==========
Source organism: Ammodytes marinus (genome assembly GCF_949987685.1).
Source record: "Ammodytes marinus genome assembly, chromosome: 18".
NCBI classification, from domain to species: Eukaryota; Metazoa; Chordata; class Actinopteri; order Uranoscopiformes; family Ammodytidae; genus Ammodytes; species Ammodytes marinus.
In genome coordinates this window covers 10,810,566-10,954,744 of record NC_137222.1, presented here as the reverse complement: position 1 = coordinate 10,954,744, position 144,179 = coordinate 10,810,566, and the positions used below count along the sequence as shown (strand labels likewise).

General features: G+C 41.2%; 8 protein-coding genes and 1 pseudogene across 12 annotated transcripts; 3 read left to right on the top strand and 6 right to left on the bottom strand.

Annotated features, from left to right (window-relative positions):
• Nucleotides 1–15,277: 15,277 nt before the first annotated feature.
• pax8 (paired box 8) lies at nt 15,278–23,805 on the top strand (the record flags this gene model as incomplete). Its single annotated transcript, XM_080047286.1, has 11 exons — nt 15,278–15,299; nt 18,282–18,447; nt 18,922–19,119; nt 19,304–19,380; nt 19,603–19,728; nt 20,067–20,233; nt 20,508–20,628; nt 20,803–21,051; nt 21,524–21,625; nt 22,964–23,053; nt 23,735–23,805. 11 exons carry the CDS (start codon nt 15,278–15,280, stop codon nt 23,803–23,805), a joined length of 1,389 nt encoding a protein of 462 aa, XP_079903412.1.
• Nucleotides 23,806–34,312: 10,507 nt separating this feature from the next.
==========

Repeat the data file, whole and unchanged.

Source organism: Ammodytes marinus (genome assembly GCF_949987685.1).
Source record: "Ammodytes marinus genome assembly, chromosome: 18".
NCBI classification, from domain to species: Eukaryota; Metazoa; Chordata; class Actinopteri; order Uranoscopiformes; family Ammodytidae; genus Ammodytes; species Ammodytes marinus.
In genome coordinates this window covers 10,810,566-10,954,744 of record NC_137222.1, presented here as the reverse complement: position 1 = coordinate 10,954,744, position 144,179 = coordinate 10,810,566, and the positions used below count along the sequence as shown (strand labels likewise).

General features: G+C 41.2%; 8 protein-coding genes and 1 pseudogene across 12 annotated transcripts; 3 read left to right on the top strand and 6 right to left on the bottom strand.

Annotated features, from left to right (window-relative positions):
• Nucleotides 1–15,277: 15,277 nt before the first annotated feature.
• pax8 (paired box 8) lies at nt 15,278–23,805 on the top strand (the record flags this gene model as incomplete). Its single annotated transcript, XM_080047286.1, has 11 exons — nt 15,278–15,299; nt 18,282–18,447; nt 18,922–19,119; nt 19,304–19,380; nt 19,603–19,728; nt 20,067–20,233; nt 20,508–20,628; nt 20,803–21,051; nt 21,524–21,625; nt 22,964–23,053; nt 23,735–23,805. 11 exons carry the CDS (start codon nt 15,278–15,280, stop codon nt 23,803–23,805), a joined length of 1,389 nt encoding a protein of 462 aa, XP_079903412.1.
• Nucleotides 23,806–34,312: 10,507 nt separating this feature from the next.